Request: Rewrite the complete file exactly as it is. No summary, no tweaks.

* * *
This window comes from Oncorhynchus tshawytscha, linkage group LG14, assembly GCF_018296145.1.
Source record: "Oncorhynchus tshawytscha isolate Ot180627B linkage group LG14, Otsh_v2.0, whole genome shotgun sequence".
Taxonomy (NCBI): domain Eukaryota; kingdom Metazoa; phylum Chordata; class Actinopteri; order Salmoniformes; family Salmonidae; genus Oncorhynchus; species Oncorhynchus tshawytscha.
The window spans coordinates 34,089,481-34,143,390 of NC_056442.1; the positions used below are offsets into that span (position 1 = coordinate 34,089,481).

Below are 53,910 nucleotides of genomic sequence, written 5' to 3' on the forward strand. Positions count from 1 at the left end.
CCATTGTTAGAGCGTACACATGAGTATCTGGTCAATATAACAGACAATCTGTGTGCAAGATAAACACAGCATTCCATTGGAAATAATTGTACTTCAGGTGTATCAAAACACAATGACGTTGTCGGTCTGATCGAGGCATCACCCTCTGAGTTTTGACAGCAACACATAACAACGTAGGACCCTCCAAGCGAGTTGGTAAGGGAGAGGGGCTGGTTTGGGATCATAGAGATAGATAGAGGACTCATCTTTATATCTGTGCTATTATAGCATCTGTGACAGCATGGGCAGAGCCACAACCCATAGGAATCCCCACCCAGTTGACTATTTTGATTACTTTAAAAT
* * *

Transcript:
This window comes from Oncorhynchus tshawytscha, linkage group LG14, assembly GCF_018296145.1.
Source record: "Oncorhynchus tshawytscha isolate Ot180627B linkage group LG14, Otsh_v2.0, whole genome shotgun sequence".
Taxonomy (NCBI): domain Eukaryota; kingdom Metazoa; phylum Chordata; class Actinopteri; order Salmoniformes; family Salmonidae; genus Oncorhynchus; species Oncorhynchus tshawytscha.
The window spans coordinates 34,089,481-34,143,390 of NC_056442.1; the positions used below are offsets into that span (position 1 = coordinate 34,089,481).

Below are 53,910 nucleotides of genomic sequence, written 5' to 3' on the forward strand. Positions count from 1 at the left end.
CCATTGTTAGAGCGTACACATGAGTATCTGGTCAATATAACAGACAATCTGTGTGCAAGATAAACACAGCATTCCATTGGAAATAATTGTACTTCAGGTGTATCAAAACACAATGACGTTGTCGGTCTGATCGAGGCATCACCCTCTGAGTTTTGACAGCAACACATAACAACGTAGGACCCTCCAAGCGAGTTGGTAAGGGAGAGGGGCTGGTTTGGGATCATAGAGATAGATAGAGGACTCATCTTTATATCTGTGCTATTATAGCATCTGTGACAGCATGGGCAGAGCCACAACCCATAGGAATCCCCACCCAGTTGACTATTTTGATTACTTTAAAAT